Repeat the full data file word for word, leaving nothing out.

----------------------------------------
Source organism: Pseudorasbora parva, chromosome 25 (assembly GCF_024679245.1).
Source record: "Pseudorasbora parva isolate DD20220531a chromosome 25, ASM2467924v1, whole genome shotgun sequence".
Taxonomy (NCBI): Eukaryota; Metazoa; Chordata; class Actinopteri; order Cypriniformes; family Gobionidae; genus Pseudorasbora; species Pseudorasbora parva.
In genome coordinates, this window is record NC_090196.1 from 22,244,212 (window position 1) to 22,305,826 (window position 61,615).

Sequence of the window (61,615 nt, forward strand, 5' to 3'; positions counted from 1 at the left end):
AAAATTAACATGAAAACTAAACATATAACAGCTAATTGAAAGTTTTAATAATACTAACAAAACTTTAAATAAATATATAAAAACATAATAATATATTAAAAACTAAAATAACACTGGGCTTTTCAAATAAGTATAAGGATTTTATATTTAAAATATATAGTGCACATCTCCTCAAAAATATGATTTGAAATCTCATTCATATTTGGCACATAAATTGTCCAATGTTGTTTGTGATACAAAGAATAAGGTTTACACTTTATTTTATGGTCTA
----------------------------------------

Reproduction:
Source organism: Pseudorasbora parva, chromosome 25 (assembly GCF_024679245.1).
Source record: "Pseudorasbora parva isolate DD20220531a chromosome 25, ASM2467924v1, whole genome shotgun sequence".
Taxonomy (NCBI): Eukaryota; Metazoa; Chordata; class Actinopteri; order Cypriniformes; family Gobionidae; genus Pseudorasbora; species Pseudorasbora parva.
In genome coordinates, this window is record NC_090196.1 from 22,244,212 (window position 1) to 22,305,826 (window position 61,615).

Sequence of the window (61,615 nt, forward strand, 5' to 3'; positions counted from 1 at the left end):
AAAATTAACATGAAAACTAAACATATAACAGCTAATTGAAAGTTTTAATAATACTAACAAAACTTTAAATAAATATATAAAAACATAATAATATATTAAAAACTAAAATAACACTGGGCTTTTCAAATAAGTATAAGGATTTTATATTTAAAATATATAGTGCACATCTCCTCAAAAATATGATTTGAAATCTCATTCATATTTGGCACATAAATTGTCCAATGTTGTTTGTGATACAAAGAATAAGGTTTACACTTTATTTTATGGTCTA